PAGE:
明報副刊：Hear SHE Says：透過時裝說話 // Mingpao Daily News – Hear SHE Says: Expression through Fashion
[Mingpao Daily News] Aries Sin (冼美玉) is an independent, Hong Kong-based fashion designer. Although small in stature, she speaks powerfully about life and fashion. Weaving her ideas into her designs, she lets fashion speak for her.
1. How do you see yourself?
I consider myself a relatively neutral person, neither particularly feminine or masculine. I quite like it, and I think it helps me a lot in the fashion process, as my work doesn’t necessarily have to come from a feminine perspective. Whether as a person or a designer, I want to be able to jump outside the box.
2. How do you view fashion trends?
I think it holds up a mirror to real life. For example, the growing popularity of street fashion is a way to express people’s desires to escape the conventional and forge their own identities. I think it shows that a lot of young people nowadays want to speak for themselves.
3. What’s your most memorable design so far?
When I participated in the Hong Kong Young Fashion Designers’ Contest (YDC) in 2013, I submitted a collection entitled ‘Shadow Movement’, inspired by the dappled shadows cast by tree branches. At the time, I found it difficult to transform such abstract imagery, into fashion that you could see and interact with. After a lot of trial and error, we used embroidery to create the shape of leaves and branches. When the model would walk, the three-dimensional leaves would sway naturally, though the tree shadow would remain still. This way, we were able to express an abstract idea dynamically. It’s something I’m really proud of.
4. How do you find confidence?
I tend to find confidence through failure. While studying, I participated in many fashion design competition. When I won awards, I would be incredibly happy because my work was able to touch people’s hearts. However, I found that successes like this weren’t quite as memorable as what I learned from failure. I feel as though you truly find your place in the world when others turn you away. In failure, you are alone. Through that, you discover your own beliefs and convictions, and ultimately your confidence.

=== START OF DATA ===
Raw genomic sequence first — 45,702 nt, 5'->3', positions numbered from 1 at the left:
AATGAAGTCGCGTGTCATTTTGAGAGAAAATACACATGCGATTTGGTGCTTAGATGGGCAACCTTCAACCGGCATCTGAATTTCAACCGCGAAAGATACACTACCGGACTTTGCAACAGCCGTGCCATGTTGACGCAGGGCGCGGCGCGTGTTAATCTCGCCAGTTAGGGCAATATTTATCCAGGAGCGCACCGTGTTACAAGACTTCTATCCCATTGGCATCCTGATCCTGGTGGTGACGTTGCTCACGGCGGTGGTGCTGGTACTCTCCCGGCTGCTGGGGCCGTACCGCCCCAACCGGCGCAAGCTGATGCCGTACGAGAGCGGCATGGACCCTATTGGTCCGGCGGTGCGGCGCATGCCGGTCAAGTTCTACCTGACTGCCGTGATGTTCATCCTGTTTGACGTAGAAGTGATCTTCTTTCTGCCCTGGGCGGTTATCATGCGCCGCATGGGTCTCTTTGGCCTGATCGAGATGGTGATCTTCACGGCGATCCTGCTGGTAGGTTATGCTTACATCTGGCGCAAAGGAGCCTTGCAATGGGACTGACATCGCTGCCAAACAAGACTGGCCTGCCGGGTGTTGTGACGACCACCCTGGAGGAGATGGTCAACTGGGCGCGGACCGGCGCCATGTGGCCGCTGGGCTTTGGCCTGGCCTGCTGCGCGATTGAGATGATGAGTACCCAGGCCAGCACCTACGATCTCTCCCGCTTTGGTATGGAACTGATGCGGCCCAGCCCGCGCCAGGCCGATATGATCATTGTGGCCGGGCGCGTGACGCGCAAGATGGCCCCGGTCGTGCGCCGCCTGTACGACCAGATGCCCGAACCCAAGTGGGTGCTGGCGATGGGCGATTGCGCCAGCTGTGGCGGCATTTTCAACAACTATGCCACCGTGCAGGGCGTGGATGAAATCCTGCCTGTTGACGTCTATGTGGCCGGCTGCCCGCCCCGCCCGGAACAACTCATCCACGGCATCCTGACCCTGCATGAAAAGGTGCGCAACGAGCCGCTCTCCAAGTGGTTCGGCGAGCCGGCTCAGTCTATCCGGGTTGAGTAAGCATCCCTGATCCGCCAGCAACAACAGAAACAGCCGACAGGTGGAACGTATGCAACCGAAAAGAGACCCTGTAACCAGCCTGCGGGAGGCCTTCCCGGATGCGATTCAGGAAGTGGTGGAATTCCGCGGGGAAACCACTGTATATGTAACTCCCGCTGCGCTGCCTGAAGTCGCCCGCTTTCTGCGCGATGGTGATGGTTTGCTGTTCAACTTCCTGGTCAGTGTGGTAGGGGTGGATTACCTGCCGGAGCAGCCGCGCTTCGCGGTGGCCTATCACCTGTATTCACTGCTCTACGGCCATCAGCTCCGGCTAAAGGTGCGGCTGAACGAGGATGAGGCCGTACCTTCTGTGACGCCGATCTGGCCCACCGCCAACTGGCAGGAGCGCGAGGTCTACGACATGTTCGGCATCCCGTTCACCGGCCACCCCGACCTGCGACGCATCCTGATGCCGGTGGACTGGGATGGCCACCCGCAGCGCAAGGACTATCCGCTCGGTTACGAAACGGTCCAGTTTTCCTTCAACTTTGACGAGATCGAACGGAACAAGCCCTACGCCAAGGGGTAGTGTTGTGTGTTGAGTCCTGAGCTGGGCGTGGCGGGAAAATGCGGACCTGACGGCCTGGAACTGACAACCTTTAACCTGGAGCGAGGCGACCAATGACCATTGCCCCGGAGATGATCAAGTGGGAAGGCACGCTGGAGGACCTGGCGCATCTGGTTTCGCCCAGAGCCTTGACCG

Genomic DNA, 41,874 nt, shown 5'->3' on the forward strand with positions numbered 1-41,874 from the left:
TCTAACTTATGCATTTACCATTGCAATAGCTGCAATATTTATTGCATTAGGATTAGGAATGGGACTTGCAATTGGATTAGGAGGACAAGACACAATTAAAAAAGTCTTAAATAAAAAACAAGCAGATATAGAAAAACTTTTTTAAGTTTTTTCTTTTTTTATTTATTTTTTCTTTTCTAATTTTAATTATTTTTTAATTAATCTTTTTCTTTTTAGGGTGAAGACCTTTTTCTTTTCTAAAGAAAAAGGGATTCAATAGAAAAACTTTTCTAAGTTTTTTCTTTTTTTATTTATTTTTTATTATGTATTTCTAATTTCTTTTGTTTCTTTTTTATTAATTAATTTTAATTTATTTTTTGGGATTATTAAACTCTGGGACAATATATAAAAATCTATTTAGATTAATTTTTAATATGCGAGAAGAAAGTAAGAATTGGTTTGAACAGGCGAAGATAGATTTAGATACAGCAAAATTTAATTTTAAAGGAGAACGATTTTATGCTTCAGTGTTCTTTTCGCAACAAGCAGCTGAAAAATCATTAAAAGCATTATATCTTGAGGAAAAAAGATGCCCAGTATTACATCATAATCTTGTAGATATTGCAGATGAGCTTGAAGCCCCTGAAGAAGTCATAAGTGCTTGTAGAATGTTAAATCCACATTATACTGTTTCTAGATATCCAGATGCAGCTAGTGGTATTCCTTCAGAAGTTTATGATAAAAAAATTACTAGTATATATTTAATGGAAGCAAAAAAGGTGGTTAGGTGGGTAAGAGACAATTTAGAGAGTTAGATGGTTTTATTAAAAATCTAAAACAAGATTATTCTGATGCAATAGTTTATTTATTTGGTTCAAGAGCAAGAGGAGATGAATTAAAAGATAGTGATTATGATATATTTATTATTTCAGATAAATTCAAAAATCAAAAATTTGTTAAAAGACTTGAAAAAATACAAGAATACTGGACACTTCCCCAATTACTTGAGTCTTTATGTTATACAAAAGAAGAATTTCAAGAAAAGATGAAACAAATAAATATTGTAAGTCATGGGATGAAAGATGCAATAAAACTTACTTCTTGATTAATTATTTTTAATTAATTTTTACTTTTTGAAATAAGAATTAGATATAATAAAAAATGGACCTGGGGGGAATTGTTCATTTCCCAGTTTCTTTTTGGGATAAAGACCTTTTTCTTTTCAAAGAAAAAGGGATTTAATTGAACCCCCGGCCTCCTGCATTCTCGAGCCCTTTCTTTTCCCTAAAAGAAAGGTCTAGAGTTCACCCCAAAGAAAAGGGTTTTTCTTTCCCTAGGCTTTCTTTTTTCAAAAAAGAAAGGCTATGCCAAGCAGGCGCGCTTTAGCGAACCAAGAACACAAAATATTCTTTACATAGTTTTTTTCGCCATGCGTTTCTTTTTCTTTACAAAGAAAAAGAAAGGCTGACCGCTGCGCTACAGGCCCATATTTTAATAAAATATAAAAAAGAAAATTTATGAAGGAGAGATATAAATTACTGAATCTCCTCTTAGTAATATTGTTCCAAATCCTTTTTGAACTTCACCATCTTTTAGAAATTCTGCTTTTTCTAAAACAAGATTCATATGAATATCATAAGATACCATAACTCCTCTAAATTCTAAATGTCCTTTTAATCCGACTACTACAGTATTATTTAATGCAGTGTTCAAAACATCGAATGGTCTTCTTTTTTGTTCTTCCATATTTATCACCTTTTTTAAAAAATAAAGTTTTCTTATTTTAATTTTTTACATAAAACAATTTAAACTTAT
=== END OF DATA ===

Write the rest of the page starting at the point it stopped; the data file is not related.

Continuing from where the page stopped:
5. Toughest period in your career?
Probably the third to fifth year after I started my own brand. In the fashion industry, there’s a lot of support for newcomers and fledgeling designers. But after the honeymoon period is over, one must discover their own strength to succeed. Navigating the gap between ‘young designer’ and ‘professional’ felt very much like crossing a wide river. You had to feel for the stones underwater, and navigate difficulties you can’t foresee. But I got there eventually.
6. Person you admire the most?
Elon Musk. He’s a dreamer with the courage to do what others don’t, like setting up SpaceX to reduce the cost of space travel. Although people may think its not profitable business, I admire his conviction and his ability to pursue what he believes in, to turn ideas into actions. It’s amazing.
7. How would you describe your style of dress?
I like loose-fitting clothing in monotone colours, it helps me feel relaxed and to balance the stress of daily life.
8. The best part of your day?
Work, because I love what I do every day. The best thing about fashion design is that everything is flexible, including the time and place you work at. Sometimes, I go to the factory in the morning to check out the samples, then to the office for administrative work in the afternoon. Or maybe I’ll go to the shop in the morning instead and interact with guests, then shop around for new materials in the afternoon. There are also days where I like to work from home, because sometimes you need a comfortable environment to concentrate. It’s all very enjoyable.
9. What is beauty to you?
Confidence is beauty.
10. What do you think we over-value?
Social media. I think we have a tendency to measure success digitally – we’re continuously counting the likes, the clicks, the hits on the content we put out. But I think that to distill the value of something into numbers is a form of measurement that’s far from comprehensive. Digitization, I feel, is completely overstated.